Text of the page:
I did some additional painting in January.  I now have 69 painted Imperial Guad figures for Warhammer 40,000.  Now that I'm back to work and classes, it will be difficult to find time to paint again.  And even harder to find time to play.

Number Thirty

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Book #30:  Flight of the Eisenstein by James Swallow.  It's a Warhammer 40,000 novel, so it's not exactly high literature, but I did like it a lot.

I wonder if I can get another book completed in the next few days.  I doubt it, but I will at least start something.

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Born to Run (D&D)

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I found this cool map-making site called Hexographer.  It is a Java program that allows you to randomly generate awesome old-school-style hex maps for gaming.  They can be big or little and have little or lots of ocean.   Yesterday Lily saw me fiddling around with the site and wanted to make a map herself.  She loves maps, thanks to Dora the Explorer.  I let her make a map, then she wanted to fill it with the map symbols.  She made a massive city that took up at least ten hexes, sort of like a fantasy version of Mega-City One.  Just outside the city there was a massive statue, and in the hex beyond that, a ruin. At first Lily called the city "The Revengeable Village".  Yes, she came up with it entirely on her own.  After I pointed out that it looked more like a city, she changed it to "The Revengeable City".  She went on to tell me how the people had come out of the Revengeable City and built the statue, then moved on to destroy the next city, leaving it a ruin.  This was all on her own; there was no prompting from me. In just 10 minutes, Lily had created a map and had thought up a backstory for what was on it.  She might be a better GM than I am.

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Updates

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Yeah, I'm still here, and the Livejournal is still here, we just haven't seen each other in a quite a while. Here are a few updates.

I'm working on the last projects of the school semester. Finals are next week. This was a really rough semester and I am extremely glad it is almost over. I really don't think I would do three classes in a single semester again.

Lots of substituting, though I've had to turn down a few jobs so I could get homework projects done.

I have read the following books:

Seeker by Jack McDevitt (#24)

The Armour of Contempt by Dan Abnett (#25)

The Book of Three By Lloyd Alexander (#26)

Crispin at the Edge of the World by Avi (#27)

Red Moon at Sharpsburg by Rosemary Wells (#28)

The Black Cauldron by Lloyd Alexander (#29)

That's 29 books for the year so far. My goal was 24. A number of these are books for young readers, but I'm counting them anyway because most of them are very good. In addition, there was the Book Card project for my Children's Literature class. For that project we had to read 90 childrens' books from a variety of genres. Some of these novels for young readers were for that project.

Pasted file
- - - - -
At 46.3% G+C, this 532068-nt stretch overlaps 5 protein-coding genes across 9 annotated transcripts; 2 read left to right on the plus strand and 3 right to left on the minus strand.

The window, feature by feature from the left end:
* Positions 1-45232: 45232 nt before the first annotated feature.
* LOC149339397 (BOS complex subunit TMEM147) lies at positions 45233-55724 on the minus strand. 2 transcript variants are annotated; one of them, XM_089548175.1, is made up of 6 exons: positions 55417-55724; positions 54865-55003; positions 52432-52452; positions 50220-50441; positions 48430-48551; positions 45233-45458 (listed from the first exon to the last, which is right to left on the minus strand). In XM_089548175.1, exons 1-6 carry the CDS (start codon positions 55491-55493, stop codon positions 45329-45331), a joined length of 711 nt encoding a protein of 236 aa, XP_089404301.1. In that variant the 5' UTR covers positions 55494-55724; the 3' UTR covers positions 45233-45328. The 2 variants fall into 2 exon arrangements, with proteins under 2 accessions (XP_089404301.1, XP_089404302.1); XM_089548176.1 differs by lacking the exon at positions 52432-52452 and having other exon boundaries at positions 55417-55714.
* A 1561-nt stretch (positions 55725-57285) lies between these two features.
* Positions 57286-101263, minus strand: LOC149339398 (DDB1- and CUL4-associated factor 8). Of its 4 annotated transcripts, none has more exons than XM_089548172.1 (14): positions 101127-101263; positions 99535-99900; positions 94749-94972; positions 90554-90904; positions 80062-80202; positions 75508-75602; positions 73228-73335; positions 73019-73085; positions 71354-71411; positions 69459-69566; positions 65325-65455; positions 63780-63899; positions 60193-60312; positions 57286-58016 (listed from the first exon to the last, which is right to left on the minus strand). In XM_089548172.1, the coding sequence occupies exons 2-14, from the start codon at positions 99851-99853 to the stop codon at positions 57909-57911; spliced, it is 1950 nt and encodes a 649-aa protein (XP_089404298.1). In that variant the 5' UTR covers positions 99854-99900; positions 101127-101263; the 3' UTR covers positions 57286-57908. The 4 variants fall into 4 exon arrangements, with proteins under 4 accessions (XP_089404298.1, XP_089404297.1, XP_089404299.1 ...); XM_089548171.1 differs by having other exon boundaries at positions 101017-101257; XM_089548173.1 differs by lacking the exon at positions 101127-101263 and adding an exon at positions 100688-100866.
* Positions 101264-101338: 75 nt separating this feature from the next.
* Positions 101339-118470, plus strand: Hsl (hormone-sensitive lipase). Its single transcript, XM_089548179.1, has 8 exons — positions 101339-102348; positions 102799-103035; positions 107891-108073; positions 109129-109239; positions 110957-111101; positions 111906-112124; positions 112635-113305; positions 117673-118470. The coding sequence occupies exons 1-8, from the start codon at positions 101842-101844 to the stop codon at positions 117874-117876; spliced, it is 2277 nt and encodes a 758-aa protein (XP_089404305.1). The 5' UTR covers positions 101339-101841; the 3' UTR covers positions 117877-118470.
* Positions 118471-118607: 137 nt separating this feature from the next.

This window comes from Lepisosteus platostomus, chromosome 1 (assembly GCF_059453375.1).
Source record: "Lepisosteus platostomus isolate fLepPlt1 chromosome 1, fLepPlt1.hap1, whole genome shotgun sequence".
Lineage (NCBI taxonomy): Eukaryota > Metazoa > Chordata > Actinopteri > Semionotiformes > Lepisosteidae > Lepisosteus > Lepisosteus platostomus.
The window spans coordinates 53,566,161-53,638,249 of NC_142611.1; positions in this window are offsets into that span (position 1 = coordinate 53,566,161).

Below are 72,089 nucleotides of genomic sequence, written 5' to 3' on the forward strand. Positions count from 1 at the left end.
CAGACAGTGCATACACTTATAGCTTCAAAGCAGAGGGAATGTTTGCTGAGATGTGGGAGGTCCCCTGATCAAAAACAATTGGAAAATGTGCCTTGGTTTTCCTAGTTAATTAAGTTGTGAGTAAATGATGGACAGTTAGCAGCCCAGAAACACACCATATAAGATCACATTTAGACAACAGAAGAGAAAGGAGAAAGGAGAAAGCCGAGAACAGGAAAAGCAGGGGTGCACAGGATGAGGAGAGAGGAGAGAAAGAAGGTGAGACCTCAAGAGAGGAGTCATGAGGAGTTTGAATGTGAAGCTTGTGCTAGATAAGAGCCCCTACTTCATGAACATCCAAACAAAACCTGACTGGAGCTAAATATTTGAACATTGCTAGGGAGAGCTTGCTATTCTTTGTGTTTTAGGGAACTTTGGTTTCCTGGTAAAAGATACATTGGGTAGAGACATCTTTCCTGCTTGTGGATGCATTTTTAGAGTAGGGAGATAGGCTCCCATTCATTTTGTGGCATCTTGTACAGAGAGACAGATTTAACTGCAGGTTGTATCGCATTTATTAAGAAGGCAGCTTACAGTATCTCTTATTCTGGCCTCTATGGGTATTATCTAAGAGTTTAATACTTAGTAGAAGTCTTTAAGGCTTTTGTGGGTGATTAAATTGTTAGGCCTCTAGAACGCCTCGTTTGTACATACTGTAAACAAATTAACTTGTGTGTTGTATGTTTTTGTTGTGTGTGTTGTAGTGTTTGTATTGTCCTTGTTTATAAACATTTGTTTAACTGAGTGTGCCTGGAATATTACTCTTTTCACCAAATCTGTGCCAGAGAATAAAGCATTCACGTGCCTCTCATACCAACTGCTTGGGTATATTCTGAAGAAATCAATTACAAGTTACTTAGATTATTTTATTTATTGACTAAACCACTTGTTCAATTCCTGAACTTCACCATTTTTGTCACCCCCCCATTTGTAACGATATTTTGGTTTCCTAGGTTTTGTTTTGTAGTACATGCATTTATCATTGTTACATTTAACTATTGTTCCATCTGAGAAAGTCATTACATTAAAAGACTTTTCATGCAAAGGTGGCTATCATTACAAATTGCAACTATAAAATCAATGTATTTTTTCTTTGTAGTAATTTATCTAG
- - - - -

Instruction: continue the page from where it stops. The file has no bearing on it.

That it all for now.

Chindi by Jack McDevitt

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Book #23 for the year is chindi by Jack McDevitt.  It was fantastic.  I've probably said it before, but McDevitt's stories are exactly what I would want out of a science fiction roleplaying game.  Mystery, adventure, discovery, danger.  There is very little combat in his novels, and I do not have a problem with that.  I suppose in an RPG I'd prefer to have a bit more, but maybe not.  There are enough non-combat action sequences in his books that I think I'd be satisfied.

chindi is a Priscilla Hutchins novel, which is to say it is part of the same series as The Engines of God and Deepsix.  These are also known as The Academy series.  Again there are few ties between the novels beyond the main character.  The story puts Hutch in the pilot seat again, this time for a group civilians who are part of something called The Contact Society.  They hope to discover other intelligent life in our universe.  They get their wish, and some of them don't live to regret it. 

I am currently reading Seeker, from McDevitt's Alex Benedict series.  I like it, but the Academy books are far and away the better series.  I hightly recommend them.

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Week from Hell

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I just finished a week from Hell.  I worked every day except Monday, had two big tests and my usual classes, and felt like I was hardly home except to sleep, and it felt like I had little of that.  I've been very tired for the past few weeks.  I have been making a lot of plans for some fun, non-school stuff, but haven't had time to put them into motion.  Maybe I'll try this weekend, or maybe not.  I know I'm going to spend some time playing with the girls this weekend, and a little time playing DDO if I can.  Otherwise I'm just going to do all the work around the house that I wasn't able to get to over the past week or so.  And homework, of course.